July 09, 2007

I will periodically post case citations from the Federal Circuit along with the date of the opinion/order and a brief list of the legal topics discussed therein (specifically those with additional embedded case law citations). My goal is to post new cases on a weekly basis. This posting covers the last four patent cases that were appealed from the district court level and decided by the Federal Circuit during the 26th calendar week of 2007. All opinions are precedential unless otherwise indicated.

In re Star Scientific, Inc. (Order) (06/27/2007, non-precedential): petition for a writ of mandamus to direct the district court to issue a decision regarding patent unenforceability; district court entered orders granting summary judgment for invalidity due to indefiniteness; request to certify the invalidity determination for immediate appeal (because there was no final judgment) was denied; petition for writ of mandamus denied because Star Scientific has not shown “a clear abuse of discretion or that the district court has "obstinately refuse[d]" to adjudicate the matter” and because the district court recently stated a date certain upon which it expects to resolve the matter

Hyatt v. Dudas (06/28/2007): appeal of district court’s decision that compliance with MPEP § 2163.06(I)(B) is insufficient to establish a prima facie case and shift the burden to the applicant (reversed); discussion of several continuation applications, dating back to the 1970’s, all based on the same specification; during prosecution, the applicant withdrew all claims, submitted over 1,100 new claims, and the examiner rejected the claims under 35 U.S.C. § 112 because although each element of the claims had support in the specification, the configurations or combinations claimed had no support; examiner based the rejection on the procedure outlined in MPEP § 2163.06(I)(B); the applicant responded only to the adequacy of the examiner’s prima facie case and not the substance of the rejection; the MPEP “does not have the force of law,” but it “is made available to the public and . . . describe[s] procedures on which the public can rely”; “[a] statement of a prima facie case need not be a full exposition on every conceivable deficiency of a claim”; adequate written description means that, in the specification, the applicant must “convey with reasonable clarity to those skilled in the art that, as of the filing date sought, he or she was in possession of the [claimed] invention”; an examiner, by complying with MPEP § 2163.04(I)(B), sets forth a sufficient prima facie basis for a rejection due to lack of written description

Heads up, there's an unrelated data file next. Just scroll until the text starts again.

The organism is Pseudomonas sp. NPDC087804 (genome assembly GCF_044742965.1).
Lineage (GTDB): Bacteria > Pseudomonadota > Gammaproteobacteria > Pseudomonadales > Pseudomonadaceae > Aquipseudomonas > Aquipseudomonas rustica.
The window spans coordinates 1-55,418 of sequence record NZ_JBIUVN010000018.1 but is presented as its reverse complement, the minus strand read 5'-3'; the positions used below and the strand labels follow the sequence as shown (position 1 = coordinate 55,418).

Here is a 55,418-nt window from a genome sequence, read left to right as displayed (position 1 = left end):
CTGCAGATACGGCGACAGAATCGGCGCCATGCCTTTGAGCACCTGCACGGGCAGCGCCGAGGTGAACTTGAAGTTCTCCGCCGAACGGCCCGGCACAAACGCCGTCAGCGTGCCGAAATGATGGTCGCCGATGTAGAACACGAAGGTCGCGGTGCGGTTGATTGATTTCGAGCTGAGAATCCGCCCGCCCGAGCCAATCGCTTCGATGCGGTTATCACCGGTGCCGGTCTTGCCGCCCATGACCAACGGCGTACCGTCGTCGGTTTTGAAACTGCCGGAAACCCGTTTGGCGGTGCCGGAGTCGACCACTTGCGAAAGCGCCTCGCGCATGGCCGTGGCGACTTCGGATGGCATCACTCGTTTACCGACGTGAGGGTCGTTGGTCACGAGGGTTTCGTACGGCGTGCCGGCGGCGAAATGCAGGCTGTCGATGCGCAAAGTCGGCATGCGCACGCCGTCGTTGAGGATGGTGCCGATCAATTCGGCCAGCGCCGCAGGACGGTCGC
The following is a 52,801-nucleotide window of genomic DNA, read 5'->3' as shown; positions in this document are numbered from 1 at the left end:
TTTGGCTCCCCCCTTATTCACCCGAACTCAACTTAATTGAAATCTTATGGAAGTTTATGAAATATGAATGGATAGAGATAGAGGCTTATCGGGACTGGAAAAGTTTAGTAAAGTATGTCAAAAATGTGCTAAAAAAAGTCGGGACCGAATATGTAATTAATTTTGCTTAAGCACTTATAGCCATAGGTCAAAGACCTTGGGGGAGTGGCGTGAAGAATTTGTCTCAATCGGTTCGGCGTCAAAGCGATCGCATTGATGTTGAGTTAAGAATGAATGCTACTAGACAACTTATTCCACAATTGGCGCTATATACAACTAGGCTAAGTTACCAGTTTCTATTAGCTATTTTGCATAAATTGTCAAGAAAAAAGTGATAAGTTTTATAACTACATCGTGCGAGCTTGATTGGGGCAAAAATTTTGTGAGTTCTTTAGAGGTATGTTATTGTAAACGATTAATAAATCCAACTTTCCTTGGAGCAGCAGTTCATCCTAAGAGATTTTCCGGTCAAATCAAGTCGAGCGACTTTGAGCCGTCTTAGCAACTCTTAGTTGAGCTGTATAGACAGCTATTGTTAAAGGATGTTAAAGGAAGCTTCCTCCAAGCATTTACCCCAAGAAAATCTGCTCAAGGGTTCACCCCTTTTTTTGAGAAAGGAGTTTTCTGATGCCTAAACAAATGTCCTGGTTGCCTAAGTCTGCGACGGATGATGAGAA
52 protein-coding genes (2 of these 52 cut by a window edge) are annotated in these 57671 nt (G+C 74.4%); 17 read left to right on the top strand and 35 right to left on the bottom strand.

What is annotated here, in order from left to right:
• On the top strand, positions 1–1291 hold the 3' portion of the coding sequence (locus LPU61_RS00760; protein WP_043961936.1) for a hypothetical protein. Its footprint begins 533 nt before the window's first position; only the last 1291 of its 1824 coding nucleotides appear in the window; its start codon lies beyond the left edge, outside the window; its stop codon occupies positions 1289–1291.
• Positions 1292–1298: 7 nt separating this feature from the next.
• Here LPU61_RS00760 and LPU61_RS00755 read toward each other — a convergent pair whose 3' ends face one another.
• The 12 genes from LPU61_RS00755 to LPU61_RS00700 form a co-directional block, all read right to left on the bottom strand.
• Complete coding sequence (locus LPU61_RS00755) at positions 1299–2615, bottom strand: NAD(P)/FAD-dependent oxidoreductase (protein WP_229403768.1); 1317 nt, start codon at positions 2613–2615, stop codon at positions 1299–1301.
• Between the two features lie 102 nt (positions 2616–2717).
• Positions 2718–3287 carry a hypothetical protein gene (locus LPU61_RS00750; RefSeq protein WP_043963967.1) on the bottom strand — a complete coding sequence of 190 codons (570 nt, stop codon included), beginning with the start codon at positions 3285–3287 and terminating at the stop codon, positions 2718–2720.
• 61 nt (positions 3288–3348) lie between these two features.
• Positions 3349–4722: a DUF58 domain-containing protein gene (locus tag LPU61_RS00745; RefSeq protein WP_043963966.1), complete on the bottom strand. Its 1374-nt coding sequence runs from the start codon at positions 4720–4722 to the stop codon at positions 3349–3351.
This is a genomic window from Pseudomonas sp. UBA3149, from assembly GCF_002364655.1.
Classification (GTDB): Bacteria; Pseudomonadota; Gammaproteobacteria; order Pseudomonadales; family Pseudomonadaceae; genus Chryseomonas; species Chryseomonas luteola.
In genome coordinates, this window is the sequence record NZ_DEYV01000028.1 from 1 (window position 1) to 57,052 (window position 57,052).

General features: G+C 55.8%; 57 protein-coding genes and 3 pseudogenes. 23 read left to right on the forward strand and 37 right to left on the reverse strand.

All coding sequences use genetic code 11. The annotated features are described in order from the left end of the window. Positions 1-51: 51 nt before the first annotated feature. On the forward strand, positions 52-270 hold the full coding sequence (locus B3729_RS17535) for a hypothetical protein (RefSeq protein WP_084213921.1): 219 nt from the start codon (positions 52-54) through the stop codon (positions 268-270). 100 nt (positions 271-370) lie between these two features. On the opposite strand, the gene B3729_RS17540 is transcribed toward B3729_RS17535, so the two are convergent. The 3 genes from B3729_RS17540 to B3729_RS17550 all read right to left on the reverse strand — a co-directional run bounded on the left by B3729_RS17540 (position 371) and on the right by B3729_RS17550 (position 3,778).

Takeda Chemical Industries, LTD., et al. v. Alphapharm PTY., LTD., et al. (06/28/2007): appeal of decision that patent-in-suit was not invalid for obviousness (affirmed); discussion of patent related to antidiabetic compounds (U.S. Patent No. 4,687,777, entitled “Thiazolidinedione derivatives, useful as antidiabetic agents”); confirmation that the Graham factors “still control an obviousness inquiry” in view of KSR; “structural similarity between claimed and prior art subject matter, proved by combining references or otherwise, where the prior art gives reason or motivation to make the claimed compositions, creates a prima facie case of obviousness”; detailed application of KSR; conclusion that the district court did not err in holding that Alphapharm failed to establish a prima facie case of obviousness; “one who claims a compound, per se, which is structurally similar to a prior art compound must rebut the presumed expectation that the structurally similar compounds have similar properties”; decision affirmed because the district court did not err in determining that the claimed compounds would not have been obvious in light of the prior art, and hence that the patent has not been shown to be invalid

Frazier, et al. v. Layne Christensen Company, et al. (06/29/2007, non-precedential): appeal of judgment as a matter of law that the asserted claims of the patent-in-suit are invalid for obviousness, and appeal by patentee of sanctions for discovery misconduct (both affirmed); discussion of patent related to stimulating, refurbishing, or otherwise increasing production from water wells (U.S. Patent No. 5,579,845, entitled “Method for improved water well production”); “[o]rdinarily, the steps of a method claim need not be performed in the order in which they are recited”; several patent-related and procedural reasons cited to support the court’s rejection the plaintiffs’ argument that the district court failed to refer to specific prior art references in support of the JMOL of obviousness


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Mark Reichel
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I am a patent attorney with Reichel IP LLC, where I concentrate my practice on patent drafting and prosecution, trademarks, and general intellectual property matters. I currently focus on the preparation and prosecution of medical device and other life sciences patent applications, and being actively involved in a number of local not-for-profit organizations.

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